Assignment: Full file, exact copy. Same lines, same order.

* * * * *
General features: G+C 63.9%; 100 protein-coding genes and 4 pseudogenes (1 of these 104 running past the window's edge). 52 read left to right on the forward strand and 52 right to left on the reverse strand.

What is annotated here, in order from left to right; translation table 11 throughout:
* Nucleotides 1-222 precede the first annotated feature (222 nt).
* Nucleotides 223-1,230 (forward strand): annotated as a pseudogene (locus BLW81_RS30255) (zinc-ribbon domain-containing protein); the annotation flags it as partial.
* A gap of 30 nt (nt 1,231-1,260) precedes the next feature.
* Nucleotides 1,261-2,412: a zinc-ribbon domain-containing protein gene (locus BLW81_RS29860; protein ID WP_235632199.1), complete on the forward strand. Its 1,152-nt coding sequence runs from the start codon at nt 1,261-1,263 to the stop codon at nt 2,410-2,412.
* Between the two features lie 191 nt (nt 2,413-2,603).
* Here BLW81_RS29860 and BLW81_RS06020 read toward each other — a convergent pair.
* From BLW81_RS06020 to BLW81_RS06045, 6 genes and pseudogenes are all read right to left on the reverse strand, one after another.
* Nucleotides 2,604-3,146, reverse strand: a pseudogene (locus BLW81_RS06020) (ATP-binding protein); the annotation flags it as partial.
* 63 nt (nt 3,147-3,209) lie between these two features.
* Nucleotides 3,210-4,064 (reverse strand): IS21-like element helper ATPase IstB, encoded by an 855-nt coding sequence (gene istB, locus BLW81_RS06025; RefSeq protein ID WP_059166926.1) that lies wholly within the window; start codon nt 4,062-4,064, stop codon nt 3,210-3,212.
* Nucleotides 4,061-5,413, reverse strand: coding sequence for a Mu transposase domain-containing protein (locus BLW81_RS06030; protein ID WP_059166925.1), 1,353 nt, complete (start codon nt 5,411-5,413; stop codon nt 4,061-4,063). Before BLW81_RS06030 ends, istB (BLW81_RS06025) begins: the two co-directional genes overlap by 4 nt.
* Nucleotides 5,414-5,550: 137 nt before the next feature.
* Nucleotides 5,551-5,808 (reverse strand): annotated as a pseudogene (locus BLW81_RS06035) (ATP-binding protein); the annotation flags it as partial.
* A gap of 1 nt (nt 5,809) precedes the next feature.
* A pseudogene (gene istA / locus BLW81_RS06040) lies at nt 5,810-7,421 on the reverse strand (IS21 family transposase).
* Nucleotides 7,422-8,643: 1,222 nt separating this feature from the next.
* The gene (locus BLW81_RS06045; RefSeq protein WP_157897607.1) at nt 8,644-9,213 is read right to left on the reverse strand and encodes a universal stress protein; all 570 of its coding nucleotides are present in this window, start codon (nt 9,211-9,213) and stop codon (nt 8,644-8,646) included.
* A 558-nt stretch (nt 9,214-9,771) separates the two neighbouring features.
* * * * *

General features: G+C 63.9%; 100 protein-coding genes and 4 pseudogenes (1 of these 104 running past the window's edge). 52 read left to right on the forward strand and 52 right to left on the reverse strand.

What is annotated here, in order from left to right; translation table 11 throughout:
* Nucleotides 1-222 precede the first annotated feature (222 nt).
* Nucleotides 223-1,230 (forward strand): annotated as a pseudogene (locus BLW81_RS30255) (zinc-ribbon domain-containing protein); the annotation flags it as partial.
* A gap of 30 nt (nt 1,231-1,260) precedes the next feature.
* Nucleotides 1,261-2,412: a zinc-ribbon domain-containing protein gene (locus BLW81_RS29860; protein ID WP_235632199.1), complete on the forward strand. Its 1,152-nt coding sequence runs from the start codon at nt 1,261-1,263 to the stop codon at nt 2,410-2,412.
* Between the two features lie 191 nt (nt 2,413-2,603).
* Here BLW81_RS29860 and BLW81_RS06020 read toward each other — a convergent pair.
* From BLW81_RS06020 to BLW81_RS06045, 6 genes and pseudogenes are all read right to left on the reverse strand, one after another.
* Nucleotides 2,604-3,146, reverse strand: a pseudogene (locus BLW81_RS06020) (ATP-binding protein); the annotation flags it as partial.
* 63 nt (nt 3,147-3,209) lie between these two features.
* Nucleotides 3,210-4,064 (reverse strand): IS21-like element helper ATPase IstB, encoded by an 855-nt coding sequence (gene istB, locus BLW81_RS06025; RefSeq protein ID WP_059166926.1) that lies wholly within the window; start codon nt 4,062-4,064, stop codon nt 3,210-3,212.
* Nucleotides 4,061-5,413, reverse strand: coding sequence for a Mu transposase domain-containing protein (locus BLW81_RS06030; protein ID WP_059166925.1), 1,353 nt, complete (start codon nt 5,411-5,413; stop codon nt 4,061-4,063). Before BLW81_RS06030 ends, istB (BLW81_RS06025) begins: the two co-directional genes overlap by 4 nt.
* Nucleotides 5,414-5,550: 137 nt before the next feature.
* Nucleotides 5,551-5,808 (reverse strand): annotated as a pseudogene (locus BLW81_RS06035) (ATP-binding protein); the annotation flags it as partial.
* A gap of 1 nt (nt 5,809) precedes the next feature.
* A pseudogene (gene istA / locus BLW81_RS06040) lies at nt 5,810-7,421 on the reverse strand (IS21 family transposase).
* Nucleotides 7,422-8,643: 1,222 nt separating this feature from the next.
* The gene (locus BLW81_RS06045; RefSeq protein WP_157897607.1) at nt 8,644-9,213 is read right to left on the reverse strand and encodes a universal stress protein; all 570 of its coding nucleotides are present in this window, start codon (nt 9,211-9,213) and stop codon (nt 8,644-8,646) included.
* A 558-nt stretch (nt 9,214-9,771) separates the two neighbouring features.